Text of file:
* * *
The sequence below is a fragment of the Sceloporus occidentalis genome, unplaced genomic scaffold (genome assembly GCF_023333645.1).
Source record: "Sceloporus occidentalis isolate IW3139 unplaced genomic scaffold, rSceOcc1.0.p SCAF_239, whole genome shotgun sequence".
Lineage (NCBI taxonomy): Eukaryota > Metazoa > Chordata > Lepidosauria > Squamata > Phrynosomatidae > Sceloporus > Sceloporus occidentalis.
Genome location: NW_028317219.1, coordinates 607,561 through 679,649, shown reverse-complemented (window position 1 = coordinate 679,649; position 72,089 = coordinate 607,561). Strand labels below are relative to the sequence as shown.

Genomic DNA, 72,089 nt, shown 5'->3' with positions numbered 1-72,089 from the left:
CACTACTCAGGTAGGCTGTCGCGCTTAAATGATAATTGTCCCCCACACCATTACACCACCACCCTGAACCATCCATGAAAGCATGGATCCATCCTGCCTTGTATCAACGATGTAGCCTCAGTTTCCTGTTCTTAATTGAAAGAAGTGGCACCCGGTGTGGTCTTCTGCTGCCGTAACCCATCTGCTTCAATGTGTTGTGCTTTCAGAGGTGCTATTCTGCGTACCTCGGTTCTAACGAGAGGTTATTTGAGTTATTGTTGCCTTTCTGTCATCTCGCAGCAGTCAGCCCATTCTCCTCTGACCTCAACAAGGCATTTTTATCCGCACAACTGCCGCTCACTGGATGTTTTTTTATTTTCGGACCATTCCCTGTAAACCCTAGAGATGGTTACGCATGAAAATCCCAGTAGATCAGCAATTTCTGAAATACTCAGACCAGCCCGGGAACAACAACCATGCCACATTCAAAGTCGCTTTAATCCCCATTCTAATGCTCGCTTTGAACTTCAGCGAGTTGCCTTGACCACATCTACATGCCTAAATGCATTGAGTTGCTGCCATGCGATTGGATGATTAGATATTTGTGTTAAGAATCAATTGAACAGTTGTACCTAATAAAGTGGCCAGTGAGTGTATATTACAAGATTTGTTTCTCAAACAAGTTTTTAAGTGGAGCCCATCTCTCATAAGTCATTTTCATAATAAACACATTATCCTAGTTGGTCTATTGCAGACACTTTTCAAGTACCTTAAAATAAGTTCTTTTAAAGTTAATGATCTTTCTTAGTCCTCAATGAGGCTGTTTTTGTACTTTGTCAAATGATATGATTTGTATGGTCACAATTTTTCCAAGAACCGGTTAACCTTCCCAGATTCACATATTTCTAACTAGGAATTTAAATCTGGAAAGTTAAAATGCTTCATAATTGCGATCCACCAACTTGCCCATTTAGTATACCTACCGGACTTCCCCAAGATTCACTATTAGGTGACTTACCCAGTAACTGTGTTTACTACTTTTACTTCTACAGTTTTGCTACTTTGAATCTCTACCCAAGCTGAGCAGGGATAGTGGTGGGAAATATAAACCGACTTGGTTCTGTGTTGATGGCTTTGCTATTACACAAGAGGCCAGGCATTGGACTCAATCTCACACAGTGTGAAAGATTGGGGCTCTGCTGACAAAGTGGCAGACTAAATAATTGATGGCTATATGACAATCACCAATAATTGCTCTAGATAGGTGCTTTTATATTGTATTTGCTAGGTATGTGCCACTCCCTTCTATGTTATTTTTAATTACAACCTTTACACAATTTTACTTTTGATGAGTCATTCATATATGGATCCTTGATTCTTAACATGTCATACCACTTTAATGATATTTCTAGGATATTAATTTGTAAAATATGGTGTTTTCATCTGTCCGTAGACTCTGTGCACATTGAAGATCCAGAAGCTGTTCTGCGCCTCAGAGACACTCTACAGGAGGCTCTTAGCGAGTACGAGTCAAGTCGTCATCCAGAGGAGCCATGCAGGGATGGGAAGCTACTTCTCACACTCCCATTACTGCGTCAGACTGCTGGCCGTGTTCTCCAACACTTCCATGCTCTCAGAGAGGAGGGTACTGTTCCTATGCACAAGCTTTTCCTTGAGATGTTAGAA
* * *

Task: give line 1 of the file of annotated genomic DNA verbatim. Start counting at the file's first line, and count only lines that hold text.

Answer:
The sequence below is a fragment of the Sceloporus occidentalis genome, unplaced genomic scaffold (genome assembly GCF_023333645.1).